Italian settlers? Catherine Dewhirst, ‘Colonising Italians: Italian imperialism and agricultural ‘colonies’ in Australia, 1881–1914’, Journal of Imperial and Commonwealth History, 2015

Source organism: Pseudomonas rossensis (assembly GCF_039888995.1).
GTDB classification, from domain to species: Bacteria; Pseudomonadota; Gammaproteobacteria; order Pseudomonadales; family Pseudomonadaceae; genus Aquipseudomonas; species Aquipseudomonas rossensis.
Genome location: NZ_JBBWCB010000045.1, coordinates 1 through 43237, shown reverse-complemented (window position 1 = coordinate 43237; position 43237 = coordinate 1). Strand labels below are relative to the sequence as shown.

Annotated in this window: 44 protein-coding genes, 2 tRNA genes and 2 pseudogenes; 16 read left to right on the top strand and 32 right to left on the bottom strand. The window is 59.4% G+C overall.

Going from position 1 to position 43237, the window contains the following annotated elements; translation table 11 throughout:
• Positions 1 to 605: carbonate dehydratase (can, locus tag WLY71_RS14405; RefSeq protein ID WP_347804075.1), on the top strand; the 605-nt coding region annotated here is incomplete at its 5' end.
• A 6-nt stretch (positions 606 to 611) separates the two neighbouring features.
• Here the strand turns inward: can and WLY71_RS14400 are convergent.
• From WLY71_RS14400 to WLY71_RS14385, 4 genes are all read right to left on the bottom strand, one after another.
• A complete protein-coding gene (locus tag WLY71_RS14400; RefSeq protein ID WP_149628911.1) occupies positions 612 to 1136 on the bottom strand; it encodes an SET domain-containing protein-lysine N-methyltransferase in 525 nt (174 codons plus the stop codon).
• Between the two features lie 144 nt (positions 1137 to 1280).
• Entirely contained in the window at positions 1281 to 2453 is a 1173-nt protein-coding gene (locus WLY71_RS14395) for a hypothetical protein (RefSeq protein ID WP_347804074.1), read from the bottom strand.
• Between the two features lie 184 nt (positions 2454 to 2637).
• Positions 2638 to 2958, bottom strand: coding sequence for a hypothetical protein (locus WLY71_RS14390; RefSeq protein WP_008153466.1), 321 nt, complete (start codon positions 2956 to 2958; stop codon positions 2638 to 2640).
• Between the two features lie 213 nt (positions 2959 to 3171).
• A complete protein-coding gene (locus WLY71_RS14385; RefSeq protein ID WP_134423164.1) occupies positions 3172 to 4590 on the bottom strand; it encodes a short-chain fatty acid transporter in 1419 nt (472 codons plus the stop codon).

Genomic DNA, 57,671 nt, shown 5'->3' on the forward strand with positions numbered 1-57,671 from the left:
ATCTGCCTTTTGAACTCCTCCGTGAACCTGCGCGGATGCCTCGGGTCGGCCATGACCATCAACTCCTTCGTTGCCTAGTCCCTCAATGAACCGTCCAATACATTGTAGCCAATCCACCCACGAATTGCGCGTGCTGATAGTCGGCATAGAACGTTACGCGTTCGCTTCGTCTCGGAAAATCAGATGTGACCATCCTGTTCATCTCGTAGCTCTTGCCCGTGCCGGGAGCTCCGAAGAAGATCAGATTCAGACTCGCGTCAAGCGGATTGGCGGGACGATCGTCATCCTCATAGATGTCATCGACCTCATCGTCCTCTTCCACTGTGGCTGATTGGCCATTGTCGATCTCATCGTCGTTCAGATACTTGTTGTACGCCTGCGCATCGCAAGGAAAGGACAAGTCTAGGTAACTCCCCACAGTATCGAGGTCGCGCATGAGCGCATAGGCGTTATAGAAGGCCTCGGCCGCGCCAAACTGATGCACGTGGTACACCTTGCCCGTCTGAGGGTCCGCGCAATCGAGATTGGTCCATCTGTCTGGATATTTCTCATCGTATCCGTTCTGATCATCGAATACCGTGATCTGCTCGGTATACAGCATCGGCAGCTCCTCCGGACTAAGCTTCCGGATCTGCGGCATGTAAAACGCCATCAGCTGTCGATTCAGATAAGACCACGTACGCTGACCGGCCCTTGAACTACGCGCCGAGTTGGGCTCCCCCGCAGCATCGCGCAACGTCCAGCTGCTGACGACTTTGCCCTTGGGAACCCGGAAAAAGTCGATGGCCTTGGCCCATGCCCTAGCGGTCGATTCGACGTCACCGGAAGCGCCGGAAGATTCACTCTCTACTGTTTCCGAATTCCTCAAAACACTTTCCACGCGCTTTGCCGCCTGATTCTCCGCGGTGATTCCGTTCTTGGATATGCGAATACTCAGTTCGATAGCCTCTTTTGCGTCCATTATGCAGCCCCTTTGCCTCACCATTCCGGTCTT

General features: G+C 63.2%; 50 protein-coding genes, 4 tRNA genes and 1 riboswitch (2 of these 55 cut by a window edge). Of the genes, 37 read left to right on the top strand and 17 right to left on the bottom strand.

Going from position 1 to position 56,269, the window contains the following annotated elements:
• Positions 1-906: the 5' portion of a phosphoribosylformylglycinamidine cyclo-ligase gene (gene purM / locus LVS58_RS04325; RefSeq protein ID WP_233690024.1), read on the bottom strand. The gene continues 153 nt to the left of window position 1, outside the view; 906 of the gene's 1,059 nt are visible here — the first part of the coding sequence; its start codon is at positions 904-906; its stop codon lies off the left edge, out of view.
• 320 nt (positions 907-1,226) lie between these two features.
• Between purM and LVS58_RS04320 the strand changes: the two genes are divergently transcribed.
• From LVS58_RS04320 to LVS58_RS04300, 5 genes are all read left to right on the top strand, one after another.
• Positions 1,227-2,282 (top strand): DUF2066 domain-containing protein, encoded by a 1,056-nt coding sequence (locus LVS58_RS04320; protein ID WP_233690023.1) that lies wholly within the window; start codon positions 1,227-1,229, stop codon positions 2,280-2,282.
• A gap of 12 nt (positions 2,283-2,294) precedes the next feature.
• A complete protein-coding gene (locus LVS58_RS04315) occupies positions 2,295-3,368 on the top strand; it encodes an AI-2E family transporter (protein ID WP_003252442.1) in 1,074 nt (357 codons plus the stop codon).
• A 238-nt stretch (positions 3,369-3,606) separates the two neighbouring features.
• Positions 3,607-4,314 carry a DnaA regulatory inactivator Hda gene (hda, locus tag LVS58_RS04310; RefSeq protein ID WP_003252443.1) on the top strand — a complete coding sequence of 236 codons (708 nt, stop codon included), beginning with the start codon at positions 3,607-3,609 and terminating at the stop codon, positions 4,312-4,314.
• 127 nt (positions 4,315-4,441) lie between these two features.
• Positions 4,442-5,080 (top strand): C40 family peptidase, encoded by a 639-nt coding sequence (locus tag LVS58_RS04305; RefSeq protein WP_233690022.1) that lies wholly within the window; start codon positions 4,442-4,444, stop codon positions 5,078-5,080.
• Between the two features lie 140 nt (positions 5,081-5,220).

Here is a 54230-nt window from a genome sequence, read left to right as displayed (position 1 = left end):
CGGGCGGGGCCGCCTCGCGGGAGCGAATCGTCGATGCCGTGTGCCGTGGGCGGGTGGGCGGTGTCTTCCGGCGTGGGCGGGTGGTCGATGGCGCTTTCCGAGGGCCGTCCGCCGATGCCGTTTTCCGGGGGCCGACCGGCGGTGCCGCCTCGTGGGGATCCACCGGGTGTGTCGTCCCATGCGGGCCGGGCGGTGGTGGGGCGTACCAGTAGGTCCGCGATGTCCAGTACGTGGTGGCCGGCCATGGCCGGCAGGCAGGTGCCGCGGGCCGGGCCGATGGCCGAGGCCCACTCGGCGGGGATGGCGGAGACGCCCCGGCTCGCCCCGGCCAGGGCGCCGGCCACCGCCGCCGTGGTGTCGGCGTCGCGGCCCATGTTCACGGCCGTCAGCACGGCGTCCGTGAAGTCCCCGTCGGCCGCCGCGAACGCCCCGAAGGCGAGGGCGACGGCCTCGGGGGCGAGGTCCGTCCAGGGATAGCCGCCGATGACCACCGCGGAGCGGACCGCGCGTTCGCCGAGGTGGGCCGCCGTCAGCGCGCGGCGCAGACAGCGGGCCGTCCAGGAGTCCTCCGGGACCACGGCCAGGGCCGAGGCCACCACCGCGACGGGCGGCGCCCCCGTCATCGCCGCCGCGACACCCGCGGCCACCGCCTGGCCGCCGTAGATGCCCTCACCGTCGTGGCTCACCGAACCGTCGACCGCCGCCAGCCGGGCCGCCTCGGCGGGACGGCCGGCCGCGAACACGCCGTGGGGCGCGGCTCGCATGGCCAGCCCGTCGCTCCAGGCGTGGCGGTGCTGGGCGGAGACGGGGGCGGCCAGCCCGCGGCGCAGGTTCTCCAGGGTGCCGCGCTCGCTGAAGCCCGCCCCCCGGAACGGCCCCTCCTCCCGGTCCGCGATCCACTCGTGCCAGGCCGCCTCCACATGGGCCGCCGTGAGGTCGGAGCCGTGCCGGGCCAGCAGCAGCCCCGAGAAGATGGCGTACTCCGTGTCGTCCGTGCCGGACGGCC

Abstract: The historiography of Australian imperialism before the First World War has often neglected a context wider than the relationship with Great Britain. Yet this era also implicated non-British governments and their emigrants. Despite their small numbers, Italian settlers are significant for highlighting Italy’s empire-building and Australia’s struggles for national and imperial unity. Italy’s foreign policies after 1901 opened commerical opportunities across its diasporic networks, which included subsidising agricultural ‘colonies’ in Australia. The contemporary discourses of sectarianism and racism voiced before Federation articulated political and popular resistance against Italian immigrants. The rhetoric shifted after Federation as state governments examined the issue of land tenure for closer settlements (small agricultural farms), appealing to an argument about serving unemployed Australians before approving foreign settler schemes. The history leading up to two Italian projects in Western Australia and Queensland in 1907 allows reflections on Italy’s diaspora colonisation and Australian responses to foreign imperialism.
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